Pae­dophile brought down a PM

An in­flu­ence scan­dal ends the Iceland Govt

The New Zealand Herald - - WORLD - Amanda Erick­son — Wash­ing­ton Post

In 2004, Hjalti Sig­ur­jon Hauks­son was im­pris­oned for rap­ing his step­daugh­ter nearly every day for 12 years, start­ing when she was just 5. Thir­teen years later, his crime has helped bring down Iceland’s Gov­ern­ment.

The story in­volves Prime Min­is­ter Bjarni Benedik­ts­son and his fa­ther, Benedikt Sveins­son.

Sev­eral months ago, Sveins­son drafted a let­ter of rec­om­men­da­tion for Hauks­son, ar­gu­ing he should have his “hon­our re­stored”. In Iceland, con­victs can have cer­tain civil rights re­turned by sub­mit­ting let­ters of rec­om­men­da­tion show­ing good char­ac­ter. Hauks­son and an­other con­victed pae­dophile, Robert Downey (for­merly Robert Arni Hrei­dars­son), re­ceived full par­dons.

Those de­ci­sions “rat­tled Ice­landic so­ci­ety,” ac­cord­ing to Iceland Magazine. One of Downey’s vic­tims launched a cam­paign urg­ing the Gov­ern­ment to re­lease the let­ters of sup­port for Downey and Hauks­son. But the Jus­tice Min­istry re­fused to re­spond to ques­tions on the sub­ject. Last week, a par­lia­men­tary com­mit­tee ruled that the Ad­min­is­tra­tion was vi­o­lat­ing free­dom of in­for­ma­tion laws by keep­ing the names a se­cret. So the let­ters were re­leased. On Fri­day, Iceland’s Jus­tice Min­is­ter, Si­gridur An­der­sen, said she had in­formed the Prime Min­is­ter of his fa­ther’s in­volve­ment back in June. She said she told no one else. That dis­clo­sure smacked of a cover-up and threat­ened the frag­ile three-party coali­tion that put Benedik­ts­son in power last year.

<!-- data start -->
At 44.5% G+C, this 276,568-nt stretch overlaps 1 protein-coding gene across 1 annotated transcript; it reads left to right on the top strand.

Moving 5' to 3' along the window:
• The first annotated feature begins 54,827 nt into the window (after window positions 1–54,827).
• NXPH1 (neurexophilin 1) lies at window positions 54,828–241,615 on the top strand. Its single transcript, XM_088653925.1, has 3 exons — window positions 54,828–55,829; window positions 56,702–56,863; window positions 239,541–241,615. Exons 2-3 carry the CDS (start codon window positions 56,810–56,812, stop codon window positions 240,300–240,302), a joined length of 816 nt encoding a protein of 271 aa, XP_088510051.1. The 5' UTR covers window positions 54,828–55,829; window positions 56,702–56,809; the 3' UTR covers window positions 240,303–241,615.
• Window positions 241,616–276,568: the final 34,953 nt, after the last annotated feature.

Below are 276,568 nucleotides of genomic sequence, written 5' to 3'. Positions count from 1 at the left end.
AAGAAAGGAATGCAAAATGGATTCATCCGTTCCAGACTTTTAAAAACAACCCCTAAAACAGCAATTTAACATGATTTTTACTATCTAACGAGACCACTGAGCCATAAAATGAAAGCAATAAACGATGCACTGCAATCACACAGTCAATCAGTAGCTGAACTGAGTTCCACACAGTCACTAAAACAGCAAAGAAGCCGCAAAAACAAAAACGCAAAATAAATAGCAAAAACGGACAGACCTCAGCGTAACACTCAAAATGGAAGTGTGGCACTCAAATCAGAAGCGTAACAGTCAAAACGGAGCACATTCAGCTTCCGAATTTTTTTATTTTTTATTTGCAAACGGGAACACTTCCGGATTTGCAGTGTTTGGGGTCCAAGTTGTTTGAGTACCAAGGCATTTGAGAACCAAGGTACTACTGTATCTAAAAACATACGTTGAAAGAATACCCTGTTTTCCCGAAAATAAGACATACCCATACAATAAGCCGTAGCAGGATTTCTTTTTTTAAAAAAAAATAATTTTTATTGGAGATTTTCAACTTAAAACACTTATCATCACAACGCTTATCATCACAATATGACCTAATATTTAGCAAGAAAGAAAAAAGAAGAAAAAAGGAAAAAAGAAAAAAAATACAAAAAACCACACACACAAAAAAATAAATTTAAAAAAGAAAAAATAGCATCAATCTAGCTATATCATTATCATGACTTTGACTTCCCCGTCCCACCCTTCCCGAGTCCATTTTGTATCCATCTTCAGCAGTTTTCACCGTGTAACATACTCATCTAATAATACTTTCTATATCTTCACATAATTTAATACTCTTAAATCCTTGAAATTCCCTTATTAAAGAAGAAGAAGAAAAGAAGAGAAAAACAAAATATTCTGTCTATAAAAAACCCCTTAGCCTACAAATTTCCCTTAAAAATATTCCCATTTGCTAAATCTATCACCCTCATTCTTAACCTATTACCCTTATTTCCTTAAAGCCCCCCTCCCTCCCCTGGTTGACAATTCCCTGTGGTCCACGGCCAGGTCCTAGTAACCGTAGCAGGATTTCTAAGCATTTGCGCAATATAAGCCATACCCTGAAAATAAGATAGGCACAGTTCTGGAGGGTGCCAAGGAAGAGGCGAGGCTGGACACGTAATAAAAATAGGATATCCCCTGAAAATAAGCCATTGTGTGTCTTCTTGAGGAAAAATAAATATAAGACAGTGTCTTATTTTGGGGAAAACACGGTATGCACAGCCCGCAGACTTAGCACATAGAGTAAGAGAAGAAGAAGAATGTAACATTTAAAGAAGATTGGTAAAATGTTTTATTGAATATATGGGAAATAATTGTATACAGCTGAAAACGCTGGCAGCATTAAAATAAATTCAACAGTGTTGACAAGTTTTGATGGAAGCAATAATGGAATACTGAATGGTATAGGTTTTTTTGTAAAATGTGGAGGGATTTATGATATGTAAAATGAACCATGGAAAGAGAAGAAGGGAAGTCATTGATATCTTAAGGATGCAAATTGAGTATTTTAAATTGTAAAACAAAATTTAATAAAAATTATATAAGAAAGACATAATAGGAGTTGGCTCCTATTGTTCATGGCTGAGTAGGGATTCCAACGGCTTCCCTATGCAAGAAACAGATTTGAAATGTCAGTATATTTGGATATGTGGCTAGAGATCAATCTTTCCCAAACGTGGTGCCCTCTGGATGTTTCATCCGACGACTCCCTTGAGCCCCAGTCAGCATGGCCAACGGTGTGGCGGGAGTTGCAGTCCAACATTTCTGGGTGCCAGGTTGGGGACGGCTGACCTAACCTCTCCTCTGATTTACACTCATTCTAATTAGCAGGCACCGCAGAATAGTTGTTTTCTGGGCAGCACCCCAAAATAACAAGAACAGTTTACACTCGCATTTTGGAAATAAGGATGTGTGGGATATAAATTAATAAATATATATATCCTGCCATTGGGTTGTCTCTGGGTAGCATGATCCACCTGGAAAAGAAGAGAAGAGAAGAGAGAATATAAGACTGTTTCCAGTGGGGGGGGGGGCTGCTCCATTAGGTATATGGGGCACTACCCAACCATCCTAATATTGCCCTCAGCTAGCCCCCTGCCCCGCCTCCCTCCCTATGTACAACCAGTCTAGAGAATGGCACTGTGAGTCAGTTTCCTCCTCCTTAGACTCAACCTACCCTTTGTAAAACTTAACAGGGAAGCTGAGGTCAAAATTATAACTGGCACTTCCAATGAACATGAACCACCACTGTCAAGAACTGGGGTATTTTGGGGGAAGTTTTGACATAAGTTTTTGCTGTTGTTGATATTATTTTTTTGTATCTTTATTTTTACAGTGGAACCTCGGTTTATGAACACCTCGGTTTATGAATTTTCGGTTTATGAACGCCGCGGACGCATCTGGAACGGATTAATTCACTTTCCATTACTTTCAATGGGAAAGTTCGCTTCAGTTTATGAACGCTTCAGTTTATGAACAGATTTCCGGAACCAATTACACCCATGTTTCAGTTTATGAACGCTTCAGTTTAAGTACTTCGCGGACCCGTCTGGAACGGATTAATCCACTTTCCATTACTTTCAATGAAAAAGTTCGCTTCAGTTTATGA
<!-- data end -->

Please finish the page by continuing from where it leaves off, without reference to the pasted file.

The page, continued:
To se­cure a ma­jor­ity, his In­de­pen­dence Party joined forces with the cen­trists and the Bright Fu­ture coali­tion, squeak­ing in with 32 out of 63 seats. On Saturday, Bright Fu­ture voted to leave the Gov­ern­ment.

Benedik­ts­son, left with­out a ma­jor­ity, called his be­hav­iour a “se­ri­ous breach of trust” and dis­solved his Gov­ern­ment. He has called for speedy elec­tions.

Benedik­ts­son’s fa­ther apol­o­gised for sign­ing the let­ter of sup­port for his old friend. “I have never con­sid­ered the re­stored hon­our as any­thing ex­cept a le­gal pro­ce­dure mak­ing it pos­si­ble for con­victed crim­i­nals to re­gain some civil rights,” Sveins­son said. “I did not think of it as some­thing that would jus­tify Hjalti’s po­si­tion to­ward his vic­tim. I told Hjalti to face his ac­tion and to re­pent.”

Hauks­son’s vic­tim called the sit­u­a­tion sur­real. She said Hauks­son still ha­rasses her.

Pic­ture / AP

Peo­ple gather on the Na­tional Mall in Wash­ing­ton to at­tend a rally in sup­port of Pres­i­dent Don­ald Trump.

Bjarni Benedik­ts­son

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